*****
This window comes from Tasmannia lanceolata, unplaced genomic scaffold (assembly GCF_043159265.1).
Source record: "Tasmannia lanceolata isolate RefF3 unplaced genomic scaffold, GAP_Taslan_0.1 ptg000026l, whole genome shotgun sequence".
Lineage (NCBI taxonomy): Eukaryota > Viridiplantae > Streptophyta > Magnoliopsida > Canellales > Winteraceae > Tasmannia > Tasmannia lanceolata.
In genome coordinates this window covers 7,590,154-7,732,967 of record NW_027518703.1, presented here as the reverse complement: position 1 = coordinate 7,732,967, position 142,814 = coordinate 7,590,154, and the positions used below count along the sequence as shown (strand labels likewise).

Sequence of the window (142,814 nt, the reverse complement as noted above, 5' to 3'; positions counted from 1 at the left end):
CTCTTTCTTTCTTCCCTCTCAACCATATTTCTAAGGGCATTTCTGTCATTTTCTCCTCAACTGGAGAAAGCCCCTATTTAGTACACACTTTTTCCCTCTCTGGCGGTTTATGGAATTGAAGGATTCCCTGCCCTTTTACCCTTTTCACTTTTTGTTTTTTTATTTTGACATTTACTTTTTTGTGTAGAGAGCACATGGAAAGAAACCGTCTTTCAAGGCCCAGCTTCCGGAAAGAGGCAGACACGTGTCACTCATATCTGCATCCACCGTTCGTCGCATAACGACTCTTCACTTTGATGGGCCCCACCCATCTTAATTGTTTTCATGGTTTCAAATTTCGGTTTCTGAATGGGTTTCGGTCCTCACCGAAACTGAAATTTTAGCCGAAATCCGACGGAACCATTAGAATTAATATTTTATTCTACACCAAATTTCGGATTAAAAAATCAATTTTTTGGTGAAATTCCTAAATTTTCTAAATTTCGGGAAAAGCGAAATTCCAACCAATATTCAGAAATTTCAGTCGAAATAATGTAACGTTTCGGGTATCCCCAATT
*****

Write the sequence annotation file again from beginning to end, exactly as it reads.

This window comes from Tasmannia lanceolata, unplaced genomic scaffold (assembly GCF_043159265.1).
Source record: "Tasmannia lanceolata isolate RefF3 unplaced genomic scaffold, GAP_Taslan_0.1 ptg000026l, whole genome shotgun sequence".
Lineage (NCBI taxonomy): Eukaryota > Viridiplantae > Streptophyta > Magnoliopsida > Canellales > Winteraceae > Tasmannia > Tasmannia lanceolata.
In genome coordinates this window covers 7,590,154-7,732,967 of record NW_027518703.1, presented here as the reverse complement: position 1 = coordinate 7,732,967, position 142,814 = coordinate 7,590,154, and the positions used below count along the sequence as shown (strand labels likewise).

Sequence of the window (142,814 nt, the reverse complement as noted above, 5' to 3'; positions counted from 1 at the left end):
CTCTTTCTTTCTTCCCTCTCAACCATATTTCTAAGGGCATTTCTGTCATTTTCTCCTCAACTGGAGAAAGCCCCTATTTAGTACACACTTTTTCCCTCTCTGGCGGTTTATGGAATTGAAGGATTCCCTGCCCTTTTACCCTTTTCACTTTTTGTTTTTTTATTTTGACATTTACTTTTTTGTGTAGAGAGCACATGGAAAGAAACCGTCTTTCAAGGCCCAGCTTCCGGAAAGAGGCAGACACGTGTCACTCATATCTGCATCCACCGTTCGTCGCATAACGACTCTTCACTTTGATGGGCCCCACCCATCTTAATTGTTTTCATGGTTTCAAATTTCGGTTTCTGAATGGGTTTCGGTCCTCACCGAAACTGAAATTTTAGCCGAAATCCGACGGAACCATTAGAATTAATATTTTATTCTACACCAAATTTCGGATTAAAAAATCAATTTTTTGGTGAAATTCCTAAATTTTCTAAATTTCGGGAAAAGCGAAATTCCAACCAATATTCAGAAATTTCAGTCGAAATAATGTAACGTTTCGGGTATCCCCAATT